Speaking the Truth in Love

A Christ-Centered Church

Several years ago I heard an excellent Gospel meeting message presented by Billy Smith, dean of the Freed-Hardeman University Bible department. His sermon challenged the assembly to make Jesus the focus of faith, worship, daily living, and hope. Billy introduced his lesson by noting a common criticism of the churches of Christ. “Our denominational friends acknowledge that we have restored New Testament church organization,” he said, “but they claim we have lost sight of Jesus in the process. We are ‘church-centered’ rather than ‘Christ-centered.'”

Why would other church-goers reach such an unflattering conclusion? Sadly, some congregations are lifeless and dull. Genuine love and warmth are missing from the assembly, and the church makes no real effort to reach lost and hurting people. However, since denominations have lifeless congregations too, something else may be at the root of this serious accusation.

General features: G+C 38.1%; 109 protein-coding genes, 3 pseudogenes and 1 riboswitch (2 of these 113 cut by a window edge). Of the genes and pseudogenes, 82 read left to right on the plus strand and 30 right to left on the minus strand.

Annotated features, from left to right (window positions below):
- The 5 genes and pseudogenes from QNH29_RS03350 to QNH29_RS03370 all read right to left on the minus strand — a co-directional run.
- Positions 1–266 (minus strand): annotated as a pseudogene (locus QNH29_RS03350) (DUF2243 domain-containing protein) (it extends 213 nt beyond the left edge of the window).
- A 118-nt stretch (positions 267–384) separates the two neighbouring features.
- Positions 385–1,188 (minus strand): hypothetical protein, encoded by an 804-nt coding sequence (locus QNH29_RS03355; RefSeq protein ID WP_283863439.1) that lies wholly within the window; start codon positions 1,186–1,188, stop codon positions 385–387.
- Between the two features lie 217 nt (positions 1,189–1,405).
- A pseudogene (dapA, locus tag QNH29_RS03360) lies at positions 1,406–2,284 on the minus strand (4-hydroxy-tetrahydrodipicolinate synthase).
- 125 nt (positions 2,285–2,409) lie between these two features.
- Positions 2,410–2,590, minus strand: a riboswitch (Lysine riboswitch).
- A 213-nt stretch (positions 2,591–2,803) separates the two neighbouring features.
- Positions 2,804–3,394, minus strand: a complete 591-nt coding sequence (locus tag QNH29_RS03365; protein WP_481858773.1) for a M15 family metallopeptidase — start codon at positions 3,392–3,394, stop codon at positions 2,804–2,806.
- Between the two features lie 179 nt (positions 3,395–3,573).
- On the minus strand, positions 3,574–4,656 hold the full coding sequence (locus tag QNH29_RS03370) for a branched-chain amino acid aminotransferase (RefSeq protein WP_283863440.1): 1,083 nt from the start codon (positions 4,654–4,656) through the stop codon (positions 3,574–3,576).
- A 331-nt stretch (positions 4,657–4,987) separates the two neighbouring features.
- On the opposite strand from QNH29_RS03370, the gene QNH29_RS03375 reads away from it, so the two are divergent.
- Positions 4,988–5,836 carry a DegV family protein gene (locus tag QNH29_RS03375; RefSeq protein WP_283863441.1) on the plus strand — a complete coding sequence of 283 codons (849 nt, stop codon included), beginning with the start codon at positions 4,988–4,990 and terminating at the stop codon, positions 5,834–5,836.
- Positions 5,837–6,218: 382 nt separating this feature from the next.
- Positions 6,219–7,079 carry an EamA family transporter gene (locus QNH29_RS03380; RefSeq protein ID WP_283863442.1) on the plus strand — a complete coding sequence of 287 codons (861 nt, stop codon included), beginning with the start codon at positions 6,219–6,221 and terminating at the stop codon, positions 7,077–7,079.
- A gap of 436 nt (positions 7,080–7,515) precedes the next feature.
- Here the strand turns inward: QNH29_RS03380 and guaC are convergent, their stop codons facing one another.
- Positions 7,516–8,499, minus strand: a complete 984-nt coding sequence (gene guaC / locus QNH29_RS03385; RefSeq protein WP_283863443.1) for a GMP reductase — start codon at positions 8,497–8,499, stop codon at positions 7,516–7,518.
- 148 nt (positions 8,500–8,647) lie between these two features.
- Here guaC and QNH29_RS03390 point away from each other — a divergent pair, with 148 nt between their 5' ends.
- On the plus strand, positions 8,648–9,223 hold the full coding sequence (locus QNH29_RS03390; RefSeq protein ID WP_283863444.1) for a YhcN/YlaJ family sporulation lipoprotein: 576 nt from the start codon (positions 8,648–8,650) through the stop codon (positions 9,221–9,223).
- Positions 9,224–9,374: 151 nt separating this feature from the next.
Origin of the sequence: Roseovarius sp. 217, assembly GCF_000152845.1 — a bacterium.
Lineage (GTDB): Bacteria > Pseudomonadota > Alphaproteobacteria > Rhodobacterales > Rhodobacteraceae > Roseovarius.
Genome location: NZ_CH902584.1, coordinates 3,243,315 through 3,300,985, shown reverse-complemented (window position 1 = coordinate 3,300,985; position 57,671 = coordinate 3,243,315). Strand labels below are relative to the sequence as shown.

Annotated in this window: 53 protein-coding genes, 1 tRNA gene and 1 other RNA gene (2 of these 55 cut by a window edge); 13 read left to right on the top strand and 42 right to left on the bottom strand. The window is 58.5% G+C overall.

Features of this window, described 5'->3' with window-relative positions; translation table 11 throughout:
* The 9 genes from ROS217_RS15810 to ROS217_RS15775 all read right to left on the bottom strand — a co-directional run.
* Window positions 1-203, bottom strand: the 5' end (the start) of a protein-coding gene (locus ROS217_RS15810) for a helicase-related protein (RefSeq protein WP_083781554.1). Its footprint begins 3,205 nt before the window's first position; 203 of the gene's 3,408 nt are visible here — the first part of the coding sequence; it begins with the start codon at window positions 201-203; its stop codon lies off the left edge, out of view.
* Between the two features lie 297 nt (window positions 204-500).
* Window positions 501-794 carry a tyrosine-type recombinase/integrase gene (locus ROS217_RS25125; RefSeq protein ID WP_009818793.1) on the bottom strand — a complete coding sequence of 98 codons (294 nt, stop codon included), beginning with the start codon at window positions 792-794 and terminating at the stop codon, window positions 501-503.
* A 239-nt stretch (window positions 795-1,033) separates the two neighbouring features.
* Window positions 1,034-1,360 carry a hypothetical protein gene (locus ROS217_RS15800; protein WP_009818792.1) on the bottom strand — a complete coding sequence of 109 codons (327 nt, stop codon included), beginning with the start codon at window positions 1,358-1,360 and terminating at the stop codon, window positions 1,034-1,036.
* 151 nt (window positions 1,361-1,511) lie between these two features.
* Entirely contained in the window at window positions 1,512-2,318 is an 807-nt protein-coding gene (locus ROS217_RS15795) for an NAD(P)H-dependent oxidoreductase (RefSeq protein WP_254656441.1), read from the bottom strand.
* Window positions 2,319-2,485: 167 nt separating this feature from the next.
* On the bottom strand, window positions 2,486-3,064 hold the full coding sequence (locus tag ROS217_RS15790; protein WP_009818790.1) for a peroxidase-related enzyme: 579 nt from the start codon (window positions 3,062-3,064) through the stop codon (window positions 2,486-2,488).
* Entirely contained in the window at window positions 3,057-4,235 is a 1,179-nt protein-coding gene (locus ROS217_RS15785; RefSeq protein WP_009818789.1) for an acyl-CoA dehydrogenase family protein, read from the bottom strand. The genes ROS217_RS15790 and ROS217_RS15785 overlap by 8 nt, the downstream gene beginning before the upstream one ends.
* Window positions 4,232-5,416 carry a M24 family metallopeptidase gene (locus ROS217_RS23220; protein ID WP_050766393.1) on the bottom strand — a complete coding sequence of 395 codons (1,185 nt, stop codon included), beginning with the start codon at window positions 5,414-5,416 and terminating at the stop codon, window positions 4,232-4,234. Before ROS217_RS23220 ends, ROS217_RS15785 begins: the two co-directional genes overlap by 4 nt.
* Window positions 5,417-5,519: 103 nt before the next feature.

The underlying reason for the criticism seems to be that many church-goers divorce the Jesus of the Gospels from the Jesus of the other half of the New Testament. The Jesus presented in the Gospels is perceived as tender, loving, compassionate, and forgiving. He says virtually nothing about the church’s organization and worship. Thus, it is concluded, Jesus has little interest in such things. As long as Christians follow him in good character, compassion for the poor, and love for each other, their church organization and worship matter little.

This is a false conclusion, though. The Jesus of the Gospels is the same Lord who establishes the church, organizes it, and ordains its proper worship. The Gospels (Matthew-John) present the earthly ministry of Jesus, and the other inspired New Testament books (Acts-Revelation) interpret his beautiful life in terms of daily life in the church, of which Christ himself is Head (Col. 1:18).

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